Kenya: Gicheru charged with witness tampering in ICC case against Ruto, found dead

By Victor Abuso
Posted on Tuesday, 27 September 2022 16:49

Kenyan lawyer Paul Guicheru at the closing hearing of his trial for "interference" with witnesses at the International Criminal Court, Monday 27 June 2022. © ICC-CPI

Kenyan police are investigating the death of lawyer Paul Gicheru who had been charged by the International Criminal Court with bribing witnesses in the now collapsed case against President William Ruto and journalist Joshua Arap Sang.

Gicheru was accused of running a scheme to corrupt the ICC’s prosecution witnesses in the cases of Ruto and Sang, who faced charges of inciting ethnic violence after the disputed election of 2007.

Gicheru, a lawyer from Eldoret, was found dead inside his house in Nairobi on Monday night.

“The information we have from the family is that he had a meal and went to sleep and never woke [up],” a police officer who did not want to be named, told reporters outside Gicheru’s home.

Gicheru’s son has also been hospitalised after complaining of stomach pains, according to police. An investigation is underway to uncover what killed the lawyer.

Rights groups led by the Kenya Human Rights Commission have urged the authorities to “conduct swift and conclusive investigations” into the death of the lawyer.

“While the full details surrounding this death are still emerging, we remain concerned with the shocking news of the untimely death of Kenyan lawyer Paul Gicheru,”  the statement says.

Interfering with witnesses

Gicheru and lawyer Philip Kipkoech Bett had been accused of bribing and intimidating witnesses to dissuade them from testifying against Ruto and Sang over their alleged role in the post-election violence in 2007-2008, which left 1,100 people dead and 300,000 displaced.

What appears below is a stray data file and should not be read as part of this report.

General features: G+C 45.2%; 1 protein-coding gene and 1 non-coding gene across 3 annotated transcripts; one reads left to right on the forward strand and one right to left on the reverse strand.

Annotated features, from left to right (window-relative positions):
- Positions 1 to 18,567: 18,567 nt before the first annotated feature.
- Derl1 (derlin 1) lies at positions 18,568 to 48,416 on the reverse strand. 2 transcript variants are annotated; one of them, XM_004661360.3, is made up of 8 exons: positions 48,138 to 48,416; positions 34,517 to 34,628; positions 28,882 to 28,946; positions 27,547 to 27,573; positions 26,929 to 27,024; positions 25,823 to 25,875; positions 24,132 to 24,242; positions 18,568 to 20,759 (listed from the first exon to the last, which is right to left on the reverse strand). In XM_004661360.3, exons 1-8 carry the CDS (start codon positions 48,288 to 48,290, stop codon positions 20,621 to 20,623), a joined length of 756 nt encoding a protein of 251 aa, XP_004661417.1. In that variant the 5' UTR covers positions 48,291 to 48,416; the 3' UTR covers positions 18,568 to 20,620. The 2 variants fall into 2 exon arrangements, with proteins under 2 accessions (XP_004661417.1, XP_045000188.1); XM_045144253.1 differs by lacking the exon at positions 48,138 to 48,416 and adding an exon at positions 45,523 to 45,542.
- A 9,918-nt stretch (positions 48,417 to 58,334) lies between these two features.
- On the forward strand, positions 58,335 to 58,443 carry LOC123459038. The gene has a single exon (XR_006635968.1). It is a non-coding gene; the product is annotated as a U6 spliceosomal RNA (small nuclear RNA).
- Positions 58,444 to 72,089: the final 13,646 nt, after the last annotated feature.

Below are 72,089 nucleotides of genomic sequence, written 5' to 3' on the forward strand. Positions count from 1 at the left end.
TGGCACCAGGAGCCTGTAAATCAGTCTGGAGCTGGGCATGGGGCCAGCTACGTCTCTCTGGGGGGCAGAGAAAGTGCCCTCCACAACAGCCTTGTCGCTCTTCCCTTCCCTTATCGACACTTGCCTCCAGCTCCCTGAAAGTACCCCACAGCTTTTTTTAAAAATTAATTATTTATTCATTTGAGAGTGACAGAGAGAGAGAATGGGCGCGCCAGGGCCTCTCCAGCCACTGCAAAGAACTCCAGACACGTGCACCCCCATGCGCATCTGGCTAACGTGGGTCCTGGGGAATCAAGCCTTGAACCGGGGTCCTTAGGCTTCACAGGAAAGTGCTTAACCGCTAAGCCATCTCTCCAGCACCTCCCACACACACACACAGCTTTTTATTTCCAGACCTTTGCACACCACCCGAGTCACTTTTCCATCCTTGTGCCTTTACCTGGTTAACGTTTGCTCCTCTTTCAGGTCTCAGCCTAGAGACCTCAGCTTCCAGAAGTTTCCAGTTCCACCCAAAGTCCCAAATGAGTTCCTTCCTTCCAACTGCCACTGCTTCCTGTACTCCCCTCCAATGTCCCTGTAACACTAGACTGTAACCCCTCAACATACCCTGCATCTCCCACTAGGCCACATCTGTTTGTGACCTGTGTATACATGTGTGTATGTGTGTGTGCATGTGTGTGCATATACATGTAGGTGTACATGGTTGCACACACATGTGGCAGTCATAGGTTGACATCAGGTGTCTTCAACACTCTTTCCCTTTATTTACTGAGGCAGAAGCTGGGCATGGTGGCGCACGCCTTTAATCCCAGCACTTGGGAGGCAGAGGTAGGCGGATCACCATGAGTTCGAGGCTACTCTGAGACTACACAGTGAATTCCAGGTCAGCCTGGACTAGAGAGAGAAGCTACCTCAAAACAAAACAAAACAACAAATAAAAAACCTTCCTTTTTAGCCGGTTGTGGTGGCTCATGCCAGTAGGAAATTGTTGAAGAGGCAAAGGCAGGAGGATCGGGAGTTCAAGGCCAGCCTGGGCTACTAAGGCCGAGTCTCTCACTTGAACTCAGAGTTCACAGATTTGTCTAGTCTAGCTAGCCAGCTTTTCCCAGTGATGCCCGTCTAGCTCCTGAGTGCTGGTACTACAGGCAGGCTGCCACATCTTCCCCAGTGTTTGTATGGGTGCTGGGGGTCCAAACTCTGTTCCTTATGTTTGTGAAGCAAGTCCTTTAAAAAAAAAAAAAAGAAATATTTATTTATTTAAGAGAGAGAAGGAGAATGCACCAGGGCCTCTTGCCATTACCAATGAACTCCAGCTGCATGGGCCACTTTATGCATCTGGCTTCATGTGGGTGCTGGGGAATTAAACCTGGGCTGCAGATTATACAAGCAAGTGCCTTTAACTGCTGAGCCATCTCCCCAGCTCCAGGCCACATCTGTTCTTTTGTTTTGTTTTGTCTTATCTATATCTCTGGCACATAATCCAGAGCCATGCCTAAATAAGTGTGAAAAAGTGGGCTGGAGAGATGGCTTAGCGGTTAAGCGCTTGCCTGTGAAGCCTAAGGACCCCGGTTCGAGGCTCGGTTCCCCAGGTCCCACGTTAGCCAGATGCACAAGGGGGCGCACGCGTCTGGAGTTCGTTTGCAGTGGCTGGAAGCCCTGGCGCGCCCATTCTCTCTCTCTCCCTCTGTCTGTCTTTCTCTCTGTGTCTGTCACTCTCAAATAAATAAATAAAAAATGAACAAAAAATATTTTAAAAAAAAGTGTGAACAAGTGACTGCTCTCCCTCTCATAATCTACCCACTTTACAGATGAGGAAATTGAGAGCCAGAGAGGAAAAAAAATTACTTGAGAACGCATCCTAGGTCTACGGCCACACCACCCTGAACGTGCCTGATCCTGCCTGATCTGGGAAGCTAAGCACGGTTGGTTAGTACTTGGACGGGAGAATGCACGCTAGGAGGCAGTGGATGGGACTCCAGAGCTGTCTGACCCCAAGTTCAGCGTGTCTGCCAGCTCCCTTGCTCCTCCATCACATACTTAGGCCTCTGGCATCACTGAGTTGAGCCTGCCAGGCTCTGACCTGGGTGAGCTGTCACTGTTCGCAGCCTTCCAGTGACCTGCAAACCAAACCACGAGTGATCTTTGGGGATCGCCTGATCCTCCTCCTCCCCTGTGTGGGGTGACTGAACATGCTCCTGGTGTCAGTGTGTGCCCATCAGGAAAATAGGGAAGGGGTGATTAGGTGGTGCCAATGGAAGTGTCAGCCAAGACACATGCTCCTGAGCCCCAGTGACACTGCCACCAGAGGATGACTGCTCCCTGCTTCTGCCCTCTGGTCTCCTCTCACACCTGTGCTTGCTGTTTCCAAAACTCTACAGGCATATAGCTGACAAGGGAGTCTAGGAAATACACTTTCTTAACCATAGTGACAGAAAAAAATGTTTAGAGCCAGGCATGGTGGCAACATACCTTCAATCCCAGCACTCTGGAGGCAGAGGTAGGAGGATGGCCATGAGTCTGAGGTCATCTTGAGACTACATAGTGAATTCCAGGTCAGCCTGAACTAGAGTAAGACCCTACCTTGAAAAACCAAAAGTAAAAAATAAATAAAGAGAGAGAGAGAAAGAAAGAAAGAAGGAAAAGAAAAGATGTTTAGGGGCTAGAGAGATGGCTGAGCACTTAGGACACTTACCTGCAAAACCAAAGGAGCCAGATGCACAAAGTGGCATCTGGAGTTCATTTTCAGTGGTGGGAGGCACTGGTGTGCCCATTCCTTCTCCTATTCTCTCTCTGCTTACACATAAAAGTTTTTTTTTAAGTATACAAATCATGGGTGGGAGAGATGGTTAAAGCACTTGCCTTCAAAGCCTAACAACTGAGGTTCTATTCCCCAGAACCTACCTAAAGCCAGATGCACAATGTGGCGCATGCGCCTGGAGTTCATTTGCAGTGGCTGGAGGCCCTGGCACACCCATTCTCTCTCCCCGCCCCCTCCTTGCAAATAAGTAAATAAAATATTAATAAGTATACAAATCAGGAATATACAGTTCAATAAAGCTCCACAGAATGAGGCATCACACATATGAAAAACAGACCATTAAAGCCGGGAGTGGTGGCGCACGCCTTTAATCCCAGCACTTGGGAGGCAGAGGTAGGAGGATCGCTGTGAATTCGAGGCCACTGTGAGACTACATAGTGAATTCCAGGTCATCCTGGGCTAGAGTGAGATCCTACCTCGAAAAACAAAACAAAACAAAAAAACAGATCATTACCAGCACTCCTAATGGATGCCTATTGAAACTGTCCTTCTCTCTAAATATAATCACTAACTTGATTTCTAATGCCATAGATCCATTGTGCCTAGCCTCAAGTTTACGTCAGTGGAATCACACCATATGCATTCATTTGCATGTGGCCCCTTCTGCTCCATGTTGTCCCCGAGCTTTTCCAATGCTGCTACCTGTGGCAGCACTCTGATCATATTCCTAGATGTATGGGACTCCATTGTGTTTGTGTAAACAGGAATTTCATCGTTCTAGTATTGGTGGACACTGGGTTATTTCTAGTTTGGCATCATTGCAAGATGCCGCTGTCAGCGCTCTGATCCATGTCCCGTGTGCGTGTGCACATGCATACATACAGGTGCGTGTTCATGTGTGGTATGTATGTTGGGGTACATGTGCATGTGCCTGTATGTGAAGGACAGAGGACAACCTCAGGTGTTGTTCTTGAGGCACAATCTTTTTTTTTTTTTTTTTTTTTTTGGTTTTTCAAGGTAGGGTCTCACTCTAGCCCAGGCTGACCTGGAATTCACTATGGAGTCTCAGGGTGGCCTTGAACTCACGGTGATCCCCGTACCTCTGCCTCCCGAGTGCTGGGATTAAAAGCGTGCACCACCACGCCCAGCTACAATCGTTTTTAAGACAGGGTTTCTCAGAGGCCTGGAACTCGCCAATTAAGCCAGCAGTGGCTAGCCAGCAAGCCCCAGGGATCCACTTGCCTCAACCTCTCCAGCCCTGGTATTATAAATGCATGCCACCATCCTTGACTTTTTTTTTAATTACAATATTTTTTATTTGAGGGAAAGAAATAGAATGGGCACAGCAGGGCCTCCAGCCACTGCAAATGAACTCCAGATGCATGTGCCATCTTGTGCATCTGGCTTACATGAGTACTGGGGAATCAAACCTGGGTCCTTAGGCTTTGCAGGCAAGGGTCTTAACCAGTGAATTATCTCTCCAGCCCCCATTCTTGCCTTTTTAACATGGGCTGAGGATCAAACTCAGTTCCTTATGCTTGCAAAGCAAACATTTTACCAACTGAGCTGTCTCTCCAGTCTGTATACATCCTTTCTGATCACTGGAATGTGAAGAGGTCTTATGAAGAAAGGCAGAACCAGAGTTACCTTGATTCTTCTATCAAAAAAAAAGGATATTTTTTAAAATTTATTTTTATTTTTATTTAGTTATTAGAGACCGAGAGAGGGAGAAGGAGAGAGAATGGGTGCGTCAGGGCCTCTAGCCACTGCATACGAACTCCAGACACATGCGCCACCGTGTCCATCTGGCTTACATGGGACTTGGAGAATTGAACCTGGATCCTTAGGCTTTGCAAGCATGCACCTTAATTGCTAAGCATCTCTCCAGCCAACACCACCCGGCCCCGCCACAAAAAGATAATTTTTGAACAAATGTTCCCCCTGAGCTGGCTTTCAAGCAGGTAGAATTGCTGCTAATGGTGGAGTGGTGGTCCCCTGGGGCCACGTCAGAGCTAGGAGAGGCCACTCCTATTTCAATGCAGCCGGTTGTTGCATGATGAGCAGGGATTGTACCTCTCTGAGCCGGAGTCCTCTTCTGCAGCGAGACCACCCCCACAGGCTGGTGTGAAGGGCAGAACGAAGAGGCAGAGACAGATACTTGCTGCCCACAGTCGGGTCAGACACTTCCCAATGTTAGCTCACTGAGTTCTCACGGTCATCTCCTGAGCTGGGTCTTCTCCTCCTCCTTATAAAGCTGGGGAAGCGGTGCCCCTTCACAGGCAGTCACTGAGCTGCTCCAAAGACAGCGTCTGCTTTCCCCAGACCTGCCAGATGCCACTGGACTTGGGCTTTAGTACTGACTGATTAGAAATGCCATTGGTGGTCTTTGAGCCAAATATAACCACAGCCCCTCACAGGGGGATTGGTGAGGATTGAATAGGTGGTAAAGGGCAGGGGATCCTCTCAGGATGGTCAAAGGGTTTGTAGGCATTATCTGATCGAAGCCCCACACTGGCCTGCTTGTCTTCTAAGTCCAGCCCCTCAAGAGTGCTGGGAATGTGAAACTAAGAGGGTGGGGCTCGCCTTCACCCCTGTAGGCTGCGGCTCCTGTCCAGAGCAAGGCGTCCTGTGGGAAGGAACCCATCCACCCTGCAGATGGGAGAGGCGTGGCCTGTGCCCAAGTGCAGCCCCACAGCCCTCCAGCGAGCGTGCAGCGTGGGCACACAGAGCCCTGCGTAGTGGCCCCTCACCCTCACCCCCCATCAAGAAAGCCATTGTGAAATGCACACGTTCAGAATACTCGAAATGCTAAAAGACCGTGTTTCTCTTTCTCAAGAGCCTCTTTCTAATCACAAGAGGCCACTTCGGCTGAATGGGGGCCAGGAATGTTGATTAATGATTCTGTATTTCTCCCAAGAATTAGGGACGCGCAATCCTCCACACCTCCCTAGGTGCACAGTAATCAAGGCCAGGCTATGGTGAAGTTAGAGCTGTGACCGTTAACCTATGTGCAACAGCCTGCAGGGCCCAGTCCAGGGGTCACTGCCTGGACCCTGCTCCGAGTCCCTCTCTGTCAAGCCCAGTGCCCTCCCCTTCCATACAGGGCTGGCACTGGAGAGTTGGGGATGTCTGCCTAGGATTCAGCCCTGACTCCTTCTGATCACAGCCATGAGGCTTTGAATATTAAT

The ICC issued an arrest warrant for Gicheru in March 2015, but the High Court in Nairobi froze it, killing any prospects of Gicheru’s extradition to the Hague.

In November 2020, however, for reasons that were never made clear, Gicheru voluntarily surrendered to the Hague-based court.

He was then formally accused of bribing five witnesses and threatening their safety, but denied the allegations during the opening of his trial in February.

Gicheru was the eighth witness of the ICC, which has yet to publicly issue a public statement on his sudden death.

Before the latest turn of events, trial judge Maria Samba had said the court would deliberate and announce its decision in the Gicheru case at a reasonable time.

In 2016, judges at the ICC dismissed Ruto’s case saying there was insufficient evidence to prosecute him, a decision which ended international efforts to pursue justice for the victims of the post-election violence.

Even so, the ICC had left open the possibility of fresh charges against Ruto and Sang, stating that the case had been hampered by political interference and intimidation of witnesses.

Mysterious deaths over ICC cases

Gicheru’s unexpected death has ignited memories of mysterious deaths of other individuals linked to the ICC cases.

  • A key witness against Ruto, Meshack Yebei, was found dead on 6 January 2015 in a forest in the coastal region after he had been reported missing at the end of December 2014. Following an autopsy, it was found that he had been hit by a blunt object on the head.
  • Another potential witness, John Kituyi, a former journalist was beaten by unknown people and succumbed to his injuries in April 2015 in Eldoret, the hometown of Ruto.

In 2016, veteran opposition leader Raila Odinga claimed that 10 people who had come forward as witnesses in the ICC cases had disappeared.

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